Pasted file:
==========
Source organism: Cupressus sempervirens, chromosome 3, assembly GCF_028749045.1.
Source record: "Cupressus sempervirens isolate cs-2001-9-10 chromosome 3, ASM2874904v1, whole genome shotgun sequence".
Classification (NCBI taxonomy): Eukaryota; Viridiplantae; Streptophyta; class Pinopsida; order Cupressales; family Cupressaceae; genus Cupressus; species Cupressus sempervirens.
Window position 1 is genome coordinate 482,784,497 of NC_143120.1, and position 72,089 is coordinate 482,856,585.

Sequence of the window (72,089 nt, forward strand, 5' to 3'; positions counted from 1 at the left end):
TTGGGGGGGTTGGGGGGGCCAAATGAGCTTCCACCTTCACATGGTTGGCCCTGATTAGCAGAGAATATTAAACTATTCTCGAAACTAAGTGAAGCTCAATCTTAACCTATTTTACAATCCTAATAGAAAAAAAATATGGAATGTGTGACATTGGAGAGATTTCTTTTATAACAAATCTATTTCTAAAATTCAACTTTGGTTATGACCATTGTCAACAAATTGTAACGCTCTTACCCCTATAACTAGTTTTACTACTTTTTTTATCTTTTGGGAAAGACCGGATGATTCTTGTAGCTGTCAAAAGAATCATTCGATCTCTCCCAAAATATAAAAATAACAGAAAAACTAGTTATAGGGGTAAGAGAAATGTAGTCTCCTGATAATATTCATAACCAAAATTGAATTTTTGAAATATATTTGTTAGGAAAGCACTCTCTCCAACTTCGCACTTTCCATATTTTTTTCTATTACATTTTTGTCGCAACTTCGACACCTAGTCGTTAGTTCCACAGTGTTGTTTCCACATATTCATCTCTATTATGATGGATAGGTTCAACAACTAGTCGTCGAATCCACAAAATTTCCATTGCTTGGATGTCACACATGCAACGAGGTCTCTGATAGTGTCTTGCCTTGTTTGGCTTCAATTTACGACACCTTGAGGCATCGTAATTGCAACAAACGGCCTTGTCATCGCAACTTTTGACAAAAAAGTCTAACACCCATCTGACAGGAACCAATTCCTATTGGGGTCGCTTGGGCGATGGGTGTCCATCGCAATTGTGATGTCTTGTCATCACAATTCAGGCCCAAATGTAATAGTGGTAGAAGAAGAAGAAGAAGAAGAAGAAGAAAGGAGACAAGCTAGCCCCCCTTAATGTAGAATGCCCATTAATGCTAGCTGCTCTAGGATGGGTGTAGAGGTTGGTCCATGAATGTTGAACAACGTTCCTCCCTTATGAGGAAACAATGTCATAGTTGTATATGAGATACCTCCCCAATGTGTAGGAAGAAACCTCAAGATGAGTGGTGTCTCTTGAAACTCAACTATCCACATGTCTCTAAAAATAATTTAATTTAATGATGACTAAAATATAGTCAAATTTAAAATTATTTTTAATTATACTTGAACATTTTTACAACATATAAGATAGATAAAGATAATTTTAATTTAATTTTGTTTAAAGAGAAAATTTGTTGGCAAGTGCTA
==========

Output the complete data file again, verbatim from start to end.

Source organism: Cupressus sempervirens, chromosome 3, assembly GCF_028749045.1.
Source record: "Cupressus sempervirens isolate cs-2001-9-10 chromosome 3, ASM2874904v1, whole genome shotgun sequence".
Classification (NCBI taxonomy): Eukaryota; Viridiplantae; Streptophyta; class Pinopsida; order Cupressales; family Cupressaceae; genus Cupressus; species Cupressus sempervirens.
Window position 1 is genome coordinate 482,784,497 of NC_143120.1, and position 72,089 is coordinate 482,856,585.

Sequence of the window (72,089 nt, forward strand, 5' to 3'; positions counted from 1 at the left end):
TTGGGGGGGTTGGGGGGGCCAAATGAGCTTCCACCTTCACATGGTTGGCCCTGATTAGCAGAGAATATTAAACTATTCTCGAAACTAAGTGAAGCTCAATCTTAACCTATTTTACAATCCTAATAGAAAAAAAATATGGAATGTGTGACATTGGAGAGATTTCTTTTATAACAAATCTATTTCTAAAATTCAACTTTGGTTATGACCATTGTCAACAAATTGTAACGCTCTTACCCCTATAACTAGTTTTACTACTTTTTTTATCTTTTGGGAAAGACCGGATGATTCTTGTAGCTGTCAAAAGAATCATTCGATCTCTCCCAAAATATAAAAATAACAGAAAAACTAGTTATAGGGGTAAGAGAAATGTAGTCTCCTGATAATATTCATAACCAAAATTGAATTTTTGAAATATATTTGTTAGGAAAGCACTCTCTCCAACTTCGCACTTTCCATATTTTTTTCTATTACATTTTTGTCGCAACTTCGACACCTAGTCGTTAGTTCCACAGTGTTGTTTCCACATATTCATCTCTATTATGATGGATAGGTTCAACAACTAGTCGTCGAATCCACAAAATTTCCATTGCTTGGATGTCACACATGCAACGAGGTCTCTGATAGTGTCTTGCCTTGTTTGGCTTCAATTTACGACACCTTGAGGCATCGTAATTGCAACAAACGGCCTTGTCATCGCAACTTTTGACAAAAAAGTCTAACACCCATCTGACAGGAACCAATTCCTATTGGGGTCGCTTGGGCGATGGGTGTCCATCGCAATTGTGATGTCTTGTCATCACAATTCAGGCCCAAATGTAATAGTGGTAGAAGAAGAAGAAGAAGAAGAAGAAGAAAGGAGACAAGCTAGCCCCCCTTAATGTAGAATGCCCATTAATGCTAGCTGCTCTAGGATGGGTGTAGAGGTTGGTCCATGAATGTTGAACAACGTTCCTCCCTTATGAGGAAACAATGTCATAGTTGTATATGAGATACCTCCCCAATGTGTAGGAAGAAACCTCAAGATGAGTGGTGTCTCTTGAAACTCAACTATCCACATGTCTCTAAAAATAATTTAATTTAATGATGACTAAAATATAGTCAAATTTAAAATTATTTTTAATTATACTTGAACATTTTTACAACATATAAGATAGATAAAGATAATTTTAATTTAATTTTGTTTAAAGAGAAAATTTGTTGGCAAGTGCTA